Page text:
Tibetan Medicine Diagnosis
Broadly speaking there are three forms of diagnosis in Tibetan medicine: tactile diagnosis, visual diagnosis, and diagnosis through asking question. Visual diagnosis involves looking at any abnormal features in the body's appearance. Of particular importance here is the appearance of the tongue: a dry, red and rough tongue indicates a wind disorder; a thickly coated tongue denotes a bile disorder; and a pale coloured tongue indicates a phlegm disorder. Tactile diagnosis involves feeling the patient's body for any abnormal features and taking the patient's pulse. After listening to what the patient has to say about his or her condition, and carrying out visual and tactile diagnosis, the Tibetan doctor will ask questions to verify the nature of the disorder. The type of questions asked usually relate to the typical symptoms of specific humoural disorders. For example questions related to aches in the region of the hips, waist and joints, sharp shifting pains, shivering, and anxiety, could indicate a disturbance in the wind humour.
A fundamental component of Tibetan medicine practice is pulse diagnosis. The pulse is taken by using the tip of the index, middle and ring fingers on the radial artery on both of the patients wrists. Each finger takes two pulses. These twelve pulses relate to the condition of what in Tibetan medicine are classed as the six hollow organs (colon, gall bladder, bladder, intestine, stomach and seminal vesicle/ovaries) and the five solid organs (kidneys, spleen, heart, lungs and liver). The quality of the pulse, (for example whether it is deep, slow, weak, sunken, and so on) conveys information about the condition of the body.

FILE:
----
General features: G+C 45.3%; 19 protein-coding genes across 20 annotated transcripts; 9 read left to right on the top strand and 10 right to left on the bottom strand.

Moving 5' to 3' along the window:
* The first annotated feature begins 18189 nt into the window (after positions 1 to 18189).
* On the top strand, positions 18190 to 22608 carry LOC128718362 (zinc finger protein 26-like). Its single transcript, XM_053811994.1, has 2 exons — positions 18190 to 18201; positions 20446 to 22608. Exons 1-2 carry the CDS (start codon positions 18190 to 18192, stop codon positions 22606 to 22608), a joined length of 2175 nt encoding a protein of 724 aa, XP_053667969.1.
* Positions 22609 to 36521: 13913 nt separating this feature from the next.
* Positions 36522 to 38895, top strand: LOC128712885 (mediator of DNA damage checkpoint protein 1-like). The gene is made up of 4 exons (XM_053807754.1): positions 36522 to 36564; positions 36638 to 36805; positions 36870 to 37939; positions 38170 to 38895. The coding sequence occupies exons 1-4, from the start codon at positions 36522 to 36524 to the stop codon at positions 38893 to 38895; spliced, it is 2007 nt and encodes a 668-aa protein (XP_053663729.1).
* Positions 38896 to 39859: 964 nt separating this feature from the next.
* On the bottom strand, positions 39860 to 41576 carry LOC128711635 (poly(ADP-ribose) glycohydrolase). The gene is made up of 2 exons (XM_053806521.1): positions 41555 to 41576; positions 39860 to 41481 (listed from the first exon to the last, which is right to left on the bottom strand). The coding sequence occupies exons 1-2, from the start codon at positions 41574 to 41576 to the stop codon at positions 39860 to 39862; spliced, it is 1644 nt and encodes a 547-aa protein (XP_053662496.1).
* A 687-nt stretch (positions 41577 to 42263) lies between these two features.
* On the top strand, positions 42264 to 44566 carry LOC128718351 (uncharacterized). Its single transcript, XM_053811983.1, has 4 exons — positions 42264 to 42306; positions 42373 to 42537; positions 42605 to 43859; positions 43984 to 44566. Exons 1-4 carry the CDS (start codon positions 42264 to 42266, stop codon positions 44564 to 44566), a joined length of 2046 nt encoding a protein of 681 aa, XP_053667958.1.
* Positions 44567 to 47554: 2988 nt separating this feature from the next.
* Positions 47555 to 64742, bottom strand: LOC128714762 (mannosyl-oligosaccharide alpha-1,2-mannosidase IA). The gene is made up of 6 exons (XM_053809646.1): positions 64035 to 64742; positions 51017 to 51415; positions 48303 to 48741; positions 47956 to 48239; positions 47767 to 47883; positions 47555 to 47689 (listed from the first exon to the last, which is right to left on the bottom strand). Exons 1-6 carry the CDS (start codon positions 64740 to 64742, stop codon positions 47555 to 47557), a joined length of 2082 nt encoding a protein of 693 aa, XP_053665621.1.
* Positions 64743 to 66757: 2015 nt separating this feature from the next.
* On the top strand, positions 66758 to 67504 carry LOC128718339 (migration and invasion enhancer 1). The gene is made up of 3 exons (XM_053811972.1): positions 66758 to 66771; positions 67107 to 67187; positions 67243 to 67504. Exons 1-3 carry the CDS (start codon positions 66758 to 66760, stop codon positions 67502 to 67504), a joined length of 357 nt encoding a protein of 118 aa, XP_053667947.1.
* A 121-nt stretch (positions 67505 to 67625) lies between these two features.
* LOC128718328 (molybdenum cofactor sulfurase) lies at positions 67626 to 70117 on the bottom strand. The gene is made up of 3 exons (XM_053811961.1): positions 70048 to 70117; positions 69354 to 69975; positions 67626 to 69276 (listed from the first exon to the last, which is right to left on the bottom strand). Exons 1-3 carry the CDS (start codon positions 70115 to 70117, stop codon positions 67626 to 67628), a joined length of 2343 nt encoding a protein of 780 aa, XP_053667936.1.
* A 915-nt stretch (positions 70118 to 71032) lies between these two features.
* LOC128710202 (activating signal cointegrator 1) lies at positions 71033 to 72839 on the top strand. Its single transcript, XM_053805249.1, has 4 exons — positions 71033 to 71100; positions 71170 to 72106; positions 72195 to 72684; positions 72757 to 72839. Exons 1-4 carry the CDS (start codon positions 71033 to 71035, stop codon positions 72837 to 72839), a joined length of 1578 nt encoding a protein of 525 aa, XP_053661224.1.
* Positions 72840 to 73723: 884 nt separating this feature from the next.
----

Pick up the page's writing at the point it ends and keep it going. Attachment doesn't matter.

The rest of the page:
In Tibetan medicine the urine is likened to a mirror which reflects the condition of the body. The characteristics of the urine are examined at three different times. When the urine is hot and fresh the doctor should note its colour, steam, smell and bubbles. When it is lukewarm, the sediment and the surface film should be observed. Finally, when the steam dissipates a change will occur to the colour of the urine; the doctor should note the new colour and how it develops. By doing this the doctor can gather detailed information on the humoural condition of the patient.